Flexible Budgets are Successful Budgets

by Kevin on September 11, 2009

How many of you reading this article live life without a budget? Or as Dave Ramsey likes to call it: a cash flow plan.

Why aren’t you living on a budget? Is it fear? Are you scared of the numbers? Does the math seem too complicated?

While those are all likely common issues you may have with budgeting I’m going to talk about a different one today.


Budgets are Rigid

Budgets are inflexible documents that force you to live a lifestyle you don’t want to live. Those simple written (or typed) numbers trap us in a box. That box requires us to live perfectly in line with the budget. No mistakes are allowed and stress is the result.

When I get questions about budgets I often think the reader is imagining Moses holding up two stone tablets: “Debt” and “Save”.


Budgets should not be rigid. Period.

A rigid document like the budgets some think of does not help you reach your goals. I can’t tell you how to live your life. Anyone who does is leading you toward failure. Your budget categories will be vastly different from mine because we live different lives.

Budgets Must Be Flexible

You have to have a little bit of “give” in your budget. One month you will spend less in your eating out category, but something will pop up in car maintenance. If you’ve got a flexible budget you just move money from one category to the next.

Again it is impossible to live on a budget down to the last penny every single month. Things will happen. You will make mistakes.

Thankfully with a flexible budget… you don’t have to be perfect!

Steps to Getting on a Budget

That having been said having a flexible budget can be complicated. If you are currently not living on a budget it would be crazy to think you could move to a very complicated budget over night.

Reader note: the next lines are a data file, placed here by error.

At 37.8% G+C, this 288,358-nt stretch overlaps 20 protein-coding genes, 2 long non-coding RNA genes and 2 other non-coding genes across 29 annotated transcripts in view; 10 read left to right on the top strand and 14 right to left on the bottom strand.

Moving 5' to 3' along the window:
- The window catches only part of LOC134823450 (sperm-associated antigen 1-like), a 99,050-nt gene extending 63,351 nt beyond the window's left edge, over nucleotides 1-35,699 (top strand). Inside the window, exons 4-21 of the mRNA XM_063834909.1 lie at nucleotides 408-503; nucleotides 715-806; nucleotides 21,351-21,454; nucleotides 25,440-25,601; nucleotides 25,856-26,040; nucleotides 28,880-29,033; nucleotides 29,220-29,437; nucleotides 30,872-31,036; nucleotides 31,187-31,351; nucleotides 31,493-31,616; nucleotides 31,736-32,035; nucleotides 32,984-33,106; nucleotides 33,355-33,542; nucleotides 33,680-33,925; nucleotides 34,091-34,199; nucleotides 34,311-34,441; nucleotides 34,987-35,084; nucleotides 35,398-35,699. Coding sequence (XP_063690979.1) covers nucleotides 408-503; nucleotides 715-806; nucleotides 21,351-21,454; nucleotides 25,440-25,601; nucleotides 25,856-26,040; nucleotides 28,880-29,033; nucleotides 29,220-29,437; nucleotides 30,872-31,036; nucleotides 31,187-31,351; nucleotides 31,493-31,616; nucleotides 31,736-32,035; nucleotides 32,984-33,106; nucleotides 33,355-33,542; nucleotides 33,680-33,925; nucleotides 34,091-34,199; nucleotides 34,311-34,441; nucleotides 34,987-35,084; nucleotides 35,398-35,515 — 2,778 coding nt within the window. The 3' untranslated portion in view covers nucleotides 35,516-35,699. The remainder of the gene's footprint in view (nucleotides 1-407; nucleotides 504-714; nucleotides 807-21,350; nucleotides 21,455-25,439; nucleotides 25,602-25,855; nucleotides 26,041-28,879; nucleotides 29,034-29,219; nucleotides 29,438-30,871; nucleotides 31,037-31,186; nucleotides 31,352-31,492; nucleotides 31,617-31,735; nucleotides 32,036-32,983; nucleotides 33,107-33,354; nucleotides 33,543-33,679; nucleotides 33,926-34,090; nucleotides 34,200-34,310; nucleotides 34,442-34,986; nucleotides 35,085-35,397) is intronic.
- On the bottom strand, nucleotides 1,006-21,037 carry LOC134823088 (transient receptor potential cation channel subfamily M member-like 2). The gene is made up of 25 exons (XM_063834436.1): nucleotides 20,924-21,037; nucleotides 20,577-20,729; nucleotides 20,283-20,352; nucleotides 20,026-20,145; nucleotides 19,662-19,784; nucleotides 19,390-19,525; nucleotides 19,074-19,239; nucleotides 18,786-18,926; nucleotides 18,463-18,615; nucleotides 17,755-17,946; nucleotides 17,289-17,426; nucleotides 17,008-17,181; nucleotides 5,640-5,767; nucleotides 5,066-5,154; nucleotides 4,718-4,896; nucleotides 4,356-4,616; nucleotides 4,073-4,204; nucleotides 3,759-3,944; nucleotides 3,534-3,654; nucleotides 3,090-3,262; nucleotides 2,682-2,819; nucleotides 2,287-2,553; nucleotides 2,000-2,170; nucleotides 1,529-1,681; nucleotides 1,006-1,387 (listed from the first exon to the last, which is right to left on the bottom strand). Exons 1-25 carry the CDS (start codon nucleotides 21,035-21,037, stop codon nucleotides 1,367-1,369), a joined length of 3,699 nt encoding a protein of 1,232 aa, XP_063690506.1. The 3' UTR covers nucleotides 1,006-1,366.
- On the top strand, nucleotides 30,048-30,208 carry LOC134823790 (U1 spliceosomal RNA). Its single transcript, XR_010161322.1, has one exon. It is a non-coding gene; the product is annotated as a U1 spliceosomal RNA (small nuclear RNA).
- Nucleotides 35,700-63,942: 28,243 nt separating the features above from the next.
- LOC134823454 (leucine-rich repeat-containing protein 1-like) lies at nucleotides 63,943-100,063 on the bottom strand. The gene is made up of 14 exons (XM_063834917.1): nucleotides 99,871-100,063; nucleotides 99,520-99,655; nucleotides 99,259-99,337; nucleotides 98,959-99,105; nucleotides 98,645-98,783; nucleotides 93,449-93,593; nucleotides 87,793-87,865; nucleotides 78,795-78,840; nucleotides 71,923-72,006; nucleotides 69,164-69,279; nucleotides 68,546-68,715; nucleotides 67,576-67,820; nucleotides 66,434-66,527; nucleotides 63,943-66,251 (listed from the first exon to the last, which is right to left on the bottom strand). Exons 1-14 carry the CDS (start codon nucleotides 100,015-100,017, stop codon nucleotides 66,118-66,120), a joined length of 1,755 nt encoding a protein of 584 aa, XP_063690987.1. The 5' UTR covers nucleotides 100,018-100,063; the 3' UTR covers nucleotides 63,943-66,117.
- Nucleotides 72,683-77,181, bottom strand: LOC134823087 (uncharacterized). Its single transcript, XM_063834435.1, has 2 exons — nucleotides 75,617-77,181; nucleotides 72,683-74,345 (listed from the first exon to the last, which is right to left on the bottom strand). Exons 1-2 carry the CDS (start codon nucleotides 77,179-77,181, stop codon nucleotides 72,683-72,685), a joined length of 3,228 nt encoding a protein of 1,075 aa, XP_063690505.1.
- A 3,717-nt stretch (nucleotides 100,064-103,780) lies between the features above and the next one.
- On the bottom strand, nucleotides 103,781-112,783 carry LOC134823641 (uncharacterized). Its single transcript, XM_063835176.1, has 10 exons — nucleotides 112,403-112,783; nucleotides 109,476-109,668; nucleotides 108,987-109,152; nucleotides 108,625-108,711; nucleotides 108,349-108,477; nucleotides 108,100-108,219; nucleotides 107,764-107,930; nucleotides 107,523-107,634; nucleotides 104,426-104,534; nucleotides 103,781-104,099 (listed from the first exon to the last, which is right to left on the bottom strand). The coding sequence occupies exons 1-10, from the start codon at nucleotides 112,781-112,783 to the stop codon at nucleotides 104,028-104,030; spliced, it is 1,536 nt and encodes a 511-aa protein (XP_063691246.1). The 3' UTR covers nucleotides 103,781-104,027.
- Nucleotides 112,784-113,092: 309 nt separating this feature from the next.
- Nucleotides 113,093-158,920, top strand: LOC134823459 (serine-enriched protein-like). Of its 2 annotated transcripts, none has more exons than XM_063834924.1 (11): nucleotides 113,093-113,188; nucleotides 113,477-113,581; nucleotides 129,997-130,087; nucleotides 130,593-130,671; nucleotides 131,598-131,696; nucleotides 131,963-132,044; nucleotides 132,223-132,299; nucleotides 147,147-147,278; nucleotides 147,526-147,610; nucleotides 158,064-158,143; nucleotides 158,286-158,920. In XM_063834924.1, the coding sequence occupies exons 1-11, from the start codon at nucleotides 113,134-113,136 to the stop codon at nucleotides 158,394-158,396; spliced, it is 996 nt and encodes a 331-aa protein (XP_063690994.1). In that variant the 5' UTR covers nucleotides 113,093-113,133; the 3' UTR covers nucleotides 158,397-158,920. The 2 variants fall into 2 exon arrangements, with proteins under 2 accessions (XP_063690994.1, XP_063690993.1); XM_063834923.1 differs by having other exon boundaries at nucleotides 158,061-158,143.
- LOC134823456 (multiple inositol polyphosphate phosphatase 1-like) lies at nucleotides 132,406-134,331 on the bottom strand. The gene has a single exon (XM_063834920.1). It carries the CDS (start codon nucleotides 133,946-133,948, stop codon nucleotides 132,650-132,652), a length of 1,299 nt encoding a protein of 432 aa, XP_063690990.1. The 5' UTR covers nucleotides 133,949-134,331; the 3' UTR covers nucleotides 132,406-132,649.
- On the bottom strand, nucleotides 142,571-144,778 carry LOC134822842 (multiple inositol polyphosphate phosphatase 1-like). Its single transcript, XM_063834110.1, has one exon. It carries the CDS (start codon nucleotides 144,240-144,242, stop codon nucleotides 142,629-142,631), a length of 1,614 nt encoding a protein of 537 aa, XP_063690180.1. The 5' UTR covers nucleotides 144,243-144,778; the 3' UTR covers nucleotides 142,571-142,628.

Instead do the following steps:
…if you are not on a budget, get on a basic one. Figure out the basics like how much debt you have, how much money you earn each month, and get a rough number for how much money you spend on expenses.

…if you are on a basic budget, add some additional layers of detail. Set some budget constraints for specific categories like groceries and eating out. Figure out how much money you can apply toward your debt.

…if you are have added a few layers of detail, add more or set up specific goals for saving. I’ve said it before, but goals are critical to your success. There is no reason for the journey if you don’t have a destination.

Add a “Didn’t Think of That” Category

This is an additional layer of flexibility.

There will always be something you didn’t think of. You’ll forget about school photos, you’ll be unprepared for the flat tire, or you will have a medical emergency. My Dad always says “It’s always something” in regards to unplanned expenses.

Instead of letting these expenses surprise you… plan ahead for them.

But how can you plan for something you don’t know is coming? Have a category for the “we didn’t know that was coming” area of your life. It doesn’t have to be much. It might be $50 per month. But that $50 will give you the ability to provide additional support to whatever area of your life that got hit that month.


mewithoutdebt September 11, 2009 at 8:44 am

I agree with you. I like pragmatic approach in budgeting.

brooklynchick September 12, 2009 at 7:09 am

I found Elizabeth Warren’s advice on budgeting to be the most helpful – her book is called _All Your Worth_.

Leigh September 13, 2009 at 7:24 pm

I’m in my third month of budgeting and I love it. (What can I say, I’m a nerd at heart). I feel so much more in control now that I know where my money is going and can give it a job instead of just frittering it away.

MK September 14, 2009 at 10:37 am

I’ve been following this method for some time. I have set up a sort of guideline budget for myself of ideal numbers for my monthly spending which is generally a nice round number that represents my average spending from the previous year. ie: $300 for food and $200 for gas. But I don’t get down on myself if gas ends up being more like $225 because I then jsut tell myself I need to go out one less night and trim my food budget back to $275. I’m still spending from the total amount budgeted, just not the amount i predetermined for each catergory.

Kevin September 14, 2009 at 7:01 pm

Exactly. It is all one big pile of money. If you spend $10 more in one category it shouldn’t be that big of a deal.

We take this one step further by budgeting on a monthly basis — we live on last month’s income instead of planning paycheck to paycheck.

So in your example if we spend $25 more on gas then next month we plan to spend less — generally speaking we have more months where we have money left than not enough money, so it works out.

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